Another new abode - Mary Donlon
("And our Ithaca C.C. dinner was First Class," says Hugh Aronson)

Memorable? Roast chicken on Lower Alumni Field!

Photos? ... Click on the bullet to activate each four-photograph group.

     Were you there? Did you attend the 35th Reunion of our Class? If so, you had to remember certain things about this early June gathering . . For example, do you remember the temperature reaching 90 twice? Once on Saturday afternoon and again on Sunday morning. Or do you remember the several rainstorms that cooled us?

     The University Alumni Affairs people elected to put ‘44 in Mary Donlon in ‘79, in those days most considering MD to be “out in left field”... I found it to be a great dorm in which to be housed. There was plenty of room for us to mix and mingle, and to sip and sit, and all seemed to be thoroughly pleased with our accommodations.

     Before we get into the nitty-gritties, you might be interested in the comparative Reunion costs, i.e., 1979 vs today . . In ‘79 our full Reunion Fee was $80 per person; $145 for a couple; “One Day Only” attendance cost $50 for an individual and $90 for a couple . .

     Mary Donlon dormitory fees in 1979 were set at $16 per night per couple and $8 per night for an individual attendee . . And while I’m at it, our Reunion costume consisted of a twill hat and an Izod tee-shirt. Both cost a big $8, including parcel post shipment . . Them were the days!

     For our Thursday night Early Bird gathering, we skipped “Joe’s Restaurant” for once and had a surprisingly good pay-as-you-go dinner at Oldport Harbor. On Friday, then President Charlie Williams led us to the ‘44 Memorial Corner at the junction of Central Avenue and Campus Road where, in his words, “we had underwritten a major Campus Beautification Project involving some big trees, very attractive shrubbery, and a marble bench inscribed with the words, ‘The Class of 1944 Corner.’”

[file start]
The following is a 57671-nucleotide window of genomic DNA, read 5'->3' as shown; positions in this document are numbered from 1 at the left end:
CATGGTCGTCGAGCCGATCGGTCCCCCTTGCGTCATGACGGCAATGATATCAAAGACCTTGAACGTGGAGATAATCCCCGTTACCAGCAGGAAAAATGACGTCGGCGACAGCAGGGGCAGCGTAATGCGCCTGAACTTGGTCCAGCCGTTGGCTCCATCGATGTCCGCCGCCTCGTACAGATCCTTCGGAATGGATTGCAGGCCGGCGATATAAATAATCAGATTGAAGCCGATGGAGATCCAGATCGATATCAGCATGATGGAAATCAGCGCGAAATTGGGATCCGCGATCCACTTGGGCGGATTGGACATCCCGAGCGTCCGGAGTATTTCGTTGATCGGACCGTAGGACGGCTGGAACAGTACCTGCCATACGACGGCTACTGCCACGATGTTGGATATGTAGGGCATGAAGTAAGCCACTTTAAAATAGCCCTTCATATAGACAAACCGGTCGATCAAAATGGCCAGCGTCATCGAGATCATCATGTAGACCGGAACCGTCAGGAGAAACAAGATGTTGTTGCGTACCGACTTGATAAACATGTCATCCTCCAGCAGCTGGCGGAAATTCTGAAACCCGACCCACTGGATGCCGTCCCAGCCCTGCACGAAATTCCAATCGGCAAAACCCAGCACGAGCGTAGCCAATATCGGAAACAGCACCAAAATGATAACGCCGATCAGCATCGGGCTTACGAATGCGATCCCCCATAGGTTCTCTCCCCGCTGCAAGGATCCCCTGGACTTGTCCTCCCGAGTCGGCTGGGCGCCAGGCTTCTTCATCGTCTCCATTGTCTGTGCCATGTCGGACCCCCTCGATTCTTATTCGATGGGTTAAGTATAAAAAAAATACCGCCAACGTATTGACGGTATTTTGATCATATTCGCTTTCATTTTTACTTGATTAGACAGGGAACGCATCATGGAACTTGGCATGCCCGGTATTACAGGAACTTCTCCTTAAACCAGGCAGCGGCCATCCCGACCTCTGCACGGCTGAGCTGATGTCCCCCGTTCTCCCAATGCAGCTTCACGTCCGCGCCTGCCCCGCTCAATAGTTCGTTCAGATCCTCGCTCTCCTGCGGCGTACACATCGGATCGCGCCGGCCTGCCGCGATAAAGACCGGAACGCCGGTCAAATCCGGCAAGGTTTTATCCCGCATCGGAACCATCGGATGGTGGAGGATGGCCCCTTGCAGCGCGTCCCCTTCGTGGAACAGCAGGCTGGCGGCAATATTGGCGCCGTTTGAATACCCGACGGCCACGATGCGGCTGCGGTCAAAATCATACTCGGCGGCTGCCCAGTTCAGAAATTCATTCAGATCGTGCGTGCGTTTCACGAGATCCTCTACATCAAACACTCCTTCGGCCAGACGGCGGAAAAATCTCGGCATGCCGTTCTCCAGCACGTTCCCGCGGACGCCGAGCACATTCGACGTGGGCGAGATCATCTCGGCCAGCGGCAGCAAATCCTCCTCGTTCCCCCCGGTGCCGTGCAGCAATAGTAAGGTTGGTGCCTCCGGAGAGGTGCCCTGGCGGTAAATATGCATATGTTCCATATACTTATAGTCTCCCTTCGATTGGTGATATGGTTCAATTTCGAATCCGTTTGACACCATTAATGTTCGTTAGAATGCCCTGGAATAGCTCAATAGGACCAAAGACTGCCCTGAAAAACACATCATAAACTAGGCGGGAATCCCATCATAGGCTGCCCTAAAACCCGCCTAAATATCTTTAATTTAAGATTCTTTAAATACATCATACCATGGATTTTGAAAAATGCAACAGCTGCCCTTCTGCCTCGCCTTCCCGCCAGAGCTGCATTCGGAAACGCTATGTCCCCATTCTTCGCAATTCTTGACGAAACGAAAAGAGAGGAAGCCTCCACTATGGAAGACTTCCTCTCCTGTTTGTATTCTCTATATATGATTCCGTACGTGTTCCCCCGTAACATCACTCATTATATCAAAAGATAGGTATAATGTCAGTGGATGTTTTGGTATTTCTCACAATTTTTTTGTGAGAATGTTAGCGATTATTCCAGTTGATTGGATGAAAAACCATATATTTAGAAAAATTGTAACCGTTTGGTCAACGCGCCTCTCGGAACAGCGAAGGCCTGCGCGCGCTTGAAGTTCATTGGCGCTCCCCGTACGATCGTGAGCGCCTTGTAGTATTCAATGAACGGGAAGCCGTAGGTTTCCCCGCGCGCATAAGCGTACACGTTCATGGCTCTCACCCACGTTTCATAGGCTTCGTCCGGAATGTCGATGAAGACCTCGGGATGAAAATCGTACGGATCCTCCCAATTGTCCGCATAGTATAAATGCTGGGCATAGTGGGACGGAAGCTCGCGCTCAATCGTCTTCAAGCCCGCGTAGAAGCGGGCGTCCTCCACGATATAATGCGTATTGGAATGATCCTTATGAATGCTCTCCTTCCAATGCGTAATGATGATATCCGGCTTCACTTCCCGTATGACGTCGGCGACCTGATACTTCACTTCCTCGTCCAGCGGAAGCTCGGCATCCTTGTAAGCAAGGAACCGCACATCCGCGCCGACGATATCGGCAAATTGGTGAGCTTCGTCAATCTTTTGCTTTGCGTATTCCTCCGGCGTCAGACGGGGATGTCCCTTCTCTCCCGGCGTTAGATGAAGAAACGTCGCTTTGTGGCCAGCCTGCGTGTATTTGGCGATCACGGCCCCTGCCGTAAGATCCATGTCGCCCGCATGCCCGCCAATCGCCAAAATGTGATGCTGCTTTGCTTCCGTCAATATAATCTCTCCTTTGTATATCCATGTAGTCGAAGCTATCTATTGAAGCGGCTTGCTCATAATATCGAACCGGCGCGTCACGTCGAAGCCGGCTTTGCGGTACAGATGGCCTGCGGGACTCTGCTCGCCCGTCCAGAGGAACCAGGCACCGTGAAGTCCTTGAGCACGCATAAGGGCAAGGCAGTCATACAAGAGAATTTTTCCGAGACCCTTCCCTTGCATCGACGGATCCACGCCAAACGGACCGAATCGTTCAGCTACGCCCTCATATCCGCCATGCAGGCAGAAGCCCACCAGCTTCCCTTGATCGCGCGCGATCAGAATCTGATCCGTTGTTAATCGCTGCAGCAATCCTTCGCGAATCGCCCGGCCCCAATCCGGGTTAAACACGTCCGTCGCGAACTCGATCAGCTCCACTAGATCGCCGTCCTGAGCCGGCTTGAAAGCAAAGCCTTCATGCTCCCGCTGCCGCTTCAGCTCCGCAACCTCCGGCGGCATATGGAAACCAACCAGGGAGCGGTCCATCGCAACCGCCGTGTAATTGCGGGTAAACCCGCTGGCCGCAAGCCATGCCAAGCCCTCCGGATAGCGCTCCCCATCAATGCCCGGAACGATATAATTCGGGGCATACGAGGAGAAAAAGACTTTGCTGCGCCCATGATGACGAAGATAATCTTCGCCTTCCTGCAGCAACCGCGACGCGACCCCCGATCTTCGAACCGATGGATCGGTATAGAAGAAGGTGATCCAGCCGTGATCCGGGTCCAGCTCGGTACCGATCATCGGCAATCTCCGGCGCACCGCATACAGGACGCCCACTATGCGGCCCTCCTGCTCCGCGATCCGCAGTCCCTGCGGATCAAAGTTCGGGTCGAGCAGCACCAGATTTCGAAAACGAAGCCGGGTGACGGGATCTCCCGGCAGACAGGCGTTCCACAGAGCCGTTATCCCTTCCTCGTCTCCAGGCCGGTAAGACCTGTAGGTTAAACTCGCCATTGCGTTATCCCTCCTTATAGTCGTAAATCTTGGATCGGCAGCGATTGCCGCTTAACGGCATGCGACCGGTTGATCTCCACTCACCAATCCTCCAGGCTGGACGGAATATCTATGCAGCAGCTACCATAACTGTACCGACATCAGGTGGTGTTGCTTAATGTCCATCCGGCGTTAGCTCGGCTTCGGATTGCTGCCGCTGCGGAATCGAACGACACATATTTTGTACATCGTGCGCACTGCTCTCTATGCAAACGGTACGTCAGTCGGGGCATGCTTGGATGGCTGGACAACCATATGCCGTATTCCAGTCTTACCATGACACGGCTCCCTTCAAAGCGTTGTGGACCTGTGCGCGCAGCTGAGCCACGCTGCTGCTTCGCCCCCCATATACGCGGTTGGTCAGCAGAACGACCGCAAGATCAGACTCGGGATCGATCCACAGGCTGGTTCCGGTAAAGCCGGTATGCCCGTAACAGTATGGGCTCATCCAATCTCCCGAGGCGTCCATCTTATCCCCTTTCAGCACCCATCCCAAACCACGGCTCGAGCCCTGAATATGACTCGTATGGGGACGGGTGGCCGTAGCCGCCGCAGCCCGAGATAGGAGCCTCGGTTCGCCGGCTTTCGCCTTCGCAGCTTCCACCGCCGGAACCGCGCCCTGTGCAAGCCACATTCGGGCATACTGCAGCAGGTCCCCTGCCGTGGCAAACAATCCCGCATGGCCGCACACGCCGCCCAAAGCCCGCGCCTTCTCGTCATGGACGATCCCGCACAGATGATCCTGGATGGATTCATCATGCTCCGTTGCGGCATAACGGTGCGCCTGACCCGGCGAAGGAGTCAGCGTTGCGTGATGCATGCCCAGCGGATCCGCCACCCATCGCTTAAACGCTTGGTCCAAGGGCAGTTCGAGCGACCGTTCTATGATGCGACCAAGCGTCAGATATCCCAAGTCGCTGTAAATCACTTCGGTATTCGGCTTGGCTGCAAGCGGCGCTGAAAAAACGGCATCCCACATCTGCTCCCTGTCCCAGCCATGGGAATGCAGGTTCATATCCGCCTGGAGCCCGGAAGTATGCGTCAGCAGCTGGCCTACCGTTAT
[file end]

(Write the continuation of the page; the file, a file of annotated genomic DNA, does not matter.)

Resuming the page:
That same evening, we cocktailed and munched things at a poolside Bar-B-Q at the Ithaca Country Club (ICC) . . No one was pushed into the pool and the diving exhibition by a fully-clad Falky never materialized,

     This was followed by our going inside (or going on the ICC outer deck) for a white tablecloth sit-down dinner that was falsely labeled as our “formal dinner.” Our ‘79 uniform, a white T-shirt with a woven in red “Cornell” on its breast pocket, was anything but formal.

     While we were enjoying our first day back on campus, what else was taking place at Reunion? Well, for one thing, attendance reached 1,909 returnees, an increase of nearly 200 from the previous year and the Good Book at Alumni House said this was the best turnout since 1967. The best year? 1955 with 2,611 returnees.

A respectable turnout!

     Where did ‘44 stand in these tabulations? . . Our 139 returnees - 100 men and 39 women was a respectable total - more than 40 higher than our 30th’s 91 but considerably less - as an off “5" year – than our 25th Reunion’s 228 returnees. (For comparative purposes, 1919's “60 Year Class” had 57 check in and the Class of 1909, then the “70 Year Class” had one man alumnus and one woman alumna gadding about. Think about this, you guys and gals, when Art tries to point out that our 60th Reunion could very well be “The Last Hurrah!” for many of us.

(Click on the bullet to activate each 4-photograph group)

     Where ‘44 shone in ‘79 was in our response to that year’s Cornell Campaign. We were one of just two classes inducted that year as Million Dollar Classes, 1919 being the nineteenth and 1944 being the twentieth . . In a special ceremony, Hilda Milton, our Cornell Fund Representative, accepted a certificate on behalf of the Class that signified our $1.3 million donation to the University.

     Other Saturday highlights (overlooking the rainstorm): Former A&S Dean Alfred E. Kahn, on leave from CU as President Carter’s top anti-inflation spokesman, addressed the usual overflow crowd in Bailey Hall. And not fearful of further precip, we 44's then joined together at a monster cookout on Lower Alumni Field. Good weather and a lot of milling around before we munched.

     In ‘79, they still hadn’t cordoned off the beer tents on the Arts Quad - Yes, the townies were still amongst us - However, everything did his or her thing! Some found time to dance; some just stood around and chatted; others sat and watched their classmates or the four musicians.

     The sign said, “No button! No beer!” And you can be certain the student-dispensers were all 21 or over! . . Note Falky ribbing one because no Bass Ale was served! . .Note also the “mandatory Quadrangle dog” checking out the crowd in the tent . . It was typical “Reunion!” - a great Saturday night of mixing and mingling and a most appropriate way to bring yet another ‘44 Reunion to a close.

Hugh Aronson. BS 47,
VP, New York City, L.I., and Westchester County
 
 

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